"When I was asked by Duke to provide a complement to the 7,000-pipe organ at the chapel front, I suggested, 'Aha, let's try something Italian that isn't so loud.' " His customers usually give him the freedom to build what he thinks should be done rather than dictating a particular design.

Walking through his workshop, Brombaugh pulls out a pipe from an organ built a dozen years before Columbus arrived in America. He blows into it and smiles broadly at the tone. "This pipe is from 1480 and is among the oldest on this continent. It was loaned to me by an organ-builder friend," he says. "I also have several pipes made in 1539 by Hendrik Niehoff, probably the most significant early Dutch organ-builder. Bach knew one of his organs when he was a kid in Lüneburg. We used them as models when we first started making pipes in our workshop."

Brombaugh has studied these and other instruments carefully, even analyzing how much tin, lead and other metals are in the alloy. He incorporates this knowledge in his organ-building.

"In the United States we've made major discoveries about what made the ancient historic organs sound so wonderful," he says. "Many of those ideas were lost 200 years ago as a result of the Industrial Revolution. The premier American organ-builders have enough work backlogged that they're not afraid to share secrets with even their toughest competitors. European builders would never do this.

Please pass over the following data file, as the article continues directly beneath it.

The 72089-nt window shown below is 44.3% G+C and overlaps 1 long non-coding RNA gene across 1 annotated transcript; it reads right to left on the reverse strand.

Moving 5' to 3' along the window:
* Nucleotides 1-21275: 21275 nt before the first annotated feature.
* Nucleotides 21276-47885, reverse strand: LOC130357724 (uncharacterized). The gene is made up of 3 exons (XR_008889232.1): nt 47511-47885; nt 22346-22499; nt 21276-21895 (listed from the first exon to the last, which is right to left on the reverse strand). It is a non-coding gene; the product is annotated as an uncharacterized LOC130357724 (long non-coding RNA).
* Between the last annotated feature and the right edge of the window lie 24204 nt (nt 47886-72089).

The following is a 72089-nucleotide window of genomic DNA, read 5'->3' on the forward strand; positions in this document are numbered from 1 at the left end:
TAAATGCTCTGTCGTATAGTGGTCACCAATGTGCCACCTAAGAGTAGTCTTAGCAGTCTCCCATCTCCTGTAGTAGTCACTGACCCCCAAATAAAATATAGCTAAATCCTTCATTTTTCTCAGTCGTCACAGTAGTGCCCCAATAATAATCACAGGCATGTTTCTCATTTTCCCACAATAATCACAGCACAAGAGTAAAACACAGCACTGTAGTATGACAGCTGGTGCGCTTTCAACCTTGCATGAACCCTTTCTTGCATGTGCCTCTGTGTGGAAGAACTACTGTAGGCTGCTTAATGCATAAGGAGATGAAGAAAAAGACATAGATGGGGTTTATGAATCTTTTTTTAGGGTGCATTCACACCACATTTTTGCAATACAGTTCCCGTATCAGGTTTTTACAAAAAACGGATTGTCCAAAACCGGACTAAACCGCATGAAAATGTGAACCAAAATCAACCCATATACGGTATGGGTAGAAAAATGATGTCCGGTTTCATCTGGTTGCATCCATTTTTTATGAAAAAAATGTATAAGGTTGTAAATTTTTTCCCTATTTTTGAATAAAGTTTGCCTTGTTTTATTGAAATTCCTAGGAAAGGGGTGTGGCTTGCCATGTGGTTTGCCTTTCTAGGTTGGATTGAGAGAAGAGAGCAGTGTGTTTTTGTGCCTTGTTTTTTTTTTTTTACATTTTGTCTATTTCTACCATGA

"American customers used to think that if you wanted a good organ you had to get it from a European builder. But our shop and several other American builders have absolutely beaten the socks off the Europeans.

"We build the entire organ in this shop except for the screws, the electric motor for the blower and some small parts that come from Europe." The naturals of the manual keys are covered with cow shinbones, not ivory, he explains, because they don't yellow like ivory.

Brombaugh and his six assistants do all the woodwork, metal work and artistic flourishes on their organ cases, based on designs he works out on a computer.

What gives me personal satisfaction is knowing that the organs I've built will help people's worship experience," he says. "I don't want to go to church where the organ ends up being a concert machine.

"On the other hand, the organ is not really part of the general modern musical sphere. It's a difficult problem."

Brombaugh notes that organs aren't successful in concert halls because these rooms typically lack the necessary reverberation. "If you took an orchestra into a church with a long reverberation time, the sound would be a mishmash," he says. "But organs work well there. Eight-five percent of how an organ sounds is due to the acoustical quality of the room it's in."

After touring the shop, Brombaugh drives to a room that houses one of his organs, Central's sanctuary. Sitting at the console, he demonstrates how he thinks Bach should sound. He's not really an organist, he apologizes.

But as the last chord reverberates in the empty church, one marvels at the broad range of gifts God has given him — musician, metallurgist, woodworker, historical detective, engineer, artist, designer — all to help worshipers sing God's praises.